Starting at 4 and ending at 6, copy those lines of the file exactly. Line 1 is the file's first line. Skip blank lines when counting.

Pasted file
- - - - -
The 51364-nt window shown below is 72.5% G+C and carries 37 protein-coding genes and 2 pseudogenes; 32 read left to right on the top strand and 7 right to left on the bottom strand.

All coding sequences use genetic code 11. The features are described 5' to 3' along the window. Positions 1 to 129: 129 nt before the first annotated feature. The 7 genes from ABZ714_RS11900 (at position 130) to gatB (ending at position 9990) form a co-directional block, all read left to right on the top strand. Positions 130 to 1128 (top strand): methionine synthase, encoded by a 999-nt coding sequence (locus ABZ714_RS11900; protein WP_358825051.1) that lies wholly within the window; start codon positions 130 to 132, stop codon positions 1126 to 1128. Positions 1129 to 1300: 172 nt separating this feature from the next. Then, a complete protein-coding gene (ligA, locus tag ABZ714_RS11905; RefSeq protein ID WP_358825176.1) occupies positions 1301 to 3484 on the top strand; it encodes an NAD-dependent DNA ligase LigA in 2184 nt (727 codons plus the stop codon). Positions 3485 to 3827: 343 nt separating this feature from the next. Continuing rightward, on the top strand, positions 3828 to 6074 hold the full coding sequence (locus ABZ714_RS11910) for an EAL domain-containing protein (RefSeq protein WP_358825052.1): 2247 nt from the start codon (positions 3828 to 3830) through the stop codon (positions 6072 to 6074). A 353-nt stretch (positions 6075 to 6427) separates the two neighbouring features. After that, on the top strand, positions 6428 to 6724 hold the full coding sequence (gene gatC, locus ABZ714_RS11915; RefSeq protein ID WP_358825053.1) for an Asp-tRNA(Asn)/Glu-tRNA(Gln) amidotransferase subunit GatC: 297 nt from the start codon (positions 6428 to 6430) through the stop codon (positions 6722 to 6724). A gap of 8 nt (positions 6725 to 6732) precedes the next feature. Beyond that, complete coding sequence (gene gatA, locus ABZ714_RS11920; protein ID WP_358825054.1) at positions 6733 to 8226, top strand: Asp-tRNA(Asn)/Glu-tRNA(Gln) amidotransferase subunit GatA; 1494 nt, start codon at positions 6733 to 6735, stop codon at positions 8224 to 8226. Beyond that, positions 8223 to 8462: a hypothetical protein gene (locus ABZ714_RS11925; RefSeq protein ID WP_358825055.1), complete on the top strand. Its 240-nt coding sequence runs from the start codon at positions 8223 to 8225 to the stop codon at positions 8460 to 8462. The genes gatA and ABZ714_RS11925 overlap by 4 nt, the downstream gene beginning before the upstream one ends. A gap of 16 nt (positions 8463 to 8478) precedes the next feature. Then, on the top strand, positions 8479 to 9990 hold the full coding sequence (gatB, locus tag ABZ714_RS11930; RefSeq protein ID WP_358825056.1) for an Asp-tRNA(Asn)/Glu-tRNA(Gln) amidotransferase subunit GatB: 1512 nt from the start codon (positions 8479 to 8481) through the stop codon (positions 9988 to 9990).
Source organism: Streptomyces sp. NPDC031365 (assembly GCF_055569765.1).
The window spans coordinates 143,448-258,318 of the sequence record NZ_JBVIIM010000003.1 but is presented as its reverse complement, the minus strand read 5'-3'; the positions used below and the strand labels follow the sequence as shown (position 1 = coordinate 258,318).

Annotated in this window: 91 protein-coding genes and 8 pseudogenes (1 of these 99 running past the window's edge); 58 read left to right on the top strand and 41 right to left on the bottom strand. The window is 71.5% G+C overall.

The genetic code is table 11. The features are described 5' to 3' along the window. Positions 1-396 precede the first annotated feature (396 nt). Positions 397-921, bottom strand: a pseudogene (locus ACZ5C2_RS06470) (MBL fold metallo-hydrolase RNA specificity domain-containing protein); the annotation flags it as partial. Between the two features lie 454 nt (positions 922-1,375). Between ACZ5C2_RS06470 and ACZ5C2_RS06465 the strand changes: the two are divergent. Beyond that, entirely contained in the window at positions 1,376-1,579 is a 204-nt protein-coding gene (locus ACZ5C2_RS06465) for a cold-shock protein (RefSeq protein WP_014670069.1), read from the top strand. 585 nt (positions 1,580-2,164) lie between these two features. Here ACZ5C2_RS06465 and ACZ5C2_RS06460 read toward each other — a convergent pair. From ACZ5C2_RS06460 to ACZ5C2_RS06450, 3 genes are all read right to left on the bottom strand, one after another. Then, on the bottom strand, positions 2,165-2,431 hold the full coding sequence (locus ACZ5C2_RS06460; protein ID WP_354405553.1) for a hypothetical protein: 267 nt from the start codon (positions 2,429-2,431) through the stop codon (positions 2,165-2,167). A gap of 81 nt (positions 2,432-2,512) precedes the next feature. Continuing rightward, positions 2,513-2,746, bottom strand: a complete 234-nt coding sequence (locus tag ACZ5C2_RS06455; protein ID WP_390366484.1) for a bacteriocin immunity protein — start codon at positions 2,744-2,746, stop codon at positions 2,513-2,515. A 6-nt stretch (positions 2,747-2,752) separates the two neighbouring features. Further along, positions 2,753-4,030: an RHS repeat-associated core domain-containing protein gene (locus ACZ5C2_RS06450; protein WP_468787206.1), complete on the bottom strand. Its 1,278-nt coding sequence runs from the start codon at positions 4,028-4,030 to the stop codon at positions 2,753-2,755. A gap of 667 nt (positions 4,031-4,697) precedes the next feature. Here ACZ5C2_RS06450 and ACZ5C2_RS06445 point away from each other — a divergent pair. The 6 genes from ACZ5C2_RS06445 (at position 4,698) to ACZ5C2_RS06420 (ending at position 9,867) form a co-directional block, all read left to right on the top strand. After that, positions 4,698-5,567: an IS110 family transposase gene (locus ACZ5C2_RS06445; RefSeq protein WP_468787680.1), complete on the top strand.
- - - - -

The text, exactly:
The window spans coordinates 143,448-258,318 of the sequence record NZ_JBVIIM010000003.1 but is presented as its reverse complement, the minus strand read 5'-3'; the positions used below and the strand labels follow the sequence as shown (position 1 = coordinate 258,318).

Annotated in this window: 91 protein-coding genes and 8 pseudogenes (1 of these 99 running past the window's edge); 58 read left to right on the top strand and 41 right to left on the bottom strand. The window is 71.5% G+C overall.

The genetic code is table 11. The features are described 5' to 3' along the window. Positions 1-396 precede the first annotated feature (396 nt). Positions 397-921, bottom strand: a pseudogene (locus ACZ5C2_RS06470) (MBL fold metallo-hydrolase RNA specificity domain-containing protein); the annotation flags it as partial. Between the two features lie 454 nt (positions 922-1,375). Between ACZ5C2_RS06470 and ACZ5C2_RS06465 the strand changes: the two are divergent. Beyond that, entirely contained in the window at positions 1,376-1,579 is a 204-nt protein-coding gene (locus ACZ5C2_RS06465) for a cold-shock protein (RefSeq protein WP_014670069.1), read from the top strand. 585 nt (positions 1,580-2,164) lie between these two features. Here ACZ5C2_RS06465 and ACZ5C2_RS06460 read toward each other — a convergent pair. From ACZ5C2_RS06460 to ACZ5C2_RS06450, 3 genes are all read right to left on the bottom strand, one after another. Then, on the bottom strand, positions 2,165-2,431 hold the full coding sequence (locus ACZ5C2_RS06460; protein ID WP_354405553.1) for a hypothetical protein: 267 nt from the start codon (positions 2,429-2,431) through the stop codon (positions 2,165-2,167). A gap of 81 nt (positions 2,432-2,512) precedes the next feature. Continuing rightward, positions 2,513-2,746, bottom strand: a complete 234-nt coding sequence (locus tag ACZ5C2_RS06455; protein ID WP_390366484.1) for a bacteriocin immunity protein — start codon at positions 2,744-2,746, stop codon at positions 2,513-2,515. A 6-nt stretch (positions 2,747-2,752) separates the two neighbouring features. Further along, positions 2,753-4,030: an RHS repeat-associated core domain-containing protein gene (locus ACZ5C2_RS06450; protein WP_468787206.1), complete on the bottom strand. Its 1,278-nt coding sequence runs from the start codon at positions 4,028-4,030 to the stop codon at positions 2,753-2,755. A gap of 667 nt (positions 4,031-4,697) precedes the next feature. Here ACZ5C2_RS06450 and ACZ5C2_RS06445 point away from each other — a divergent pair. The 6 genes from ACZ5C2_RS06445 (at position 4,698) to ACZ5C2_RS06420 (ending at position 9,867) form a co-directional block, all read left to right on the top strand. After that, positions 4,698-5,567: an IS110 family transposase gene (locus ACZ5C2_RS06445; RefSeq protein WP_468787680.1), complete on the top strand.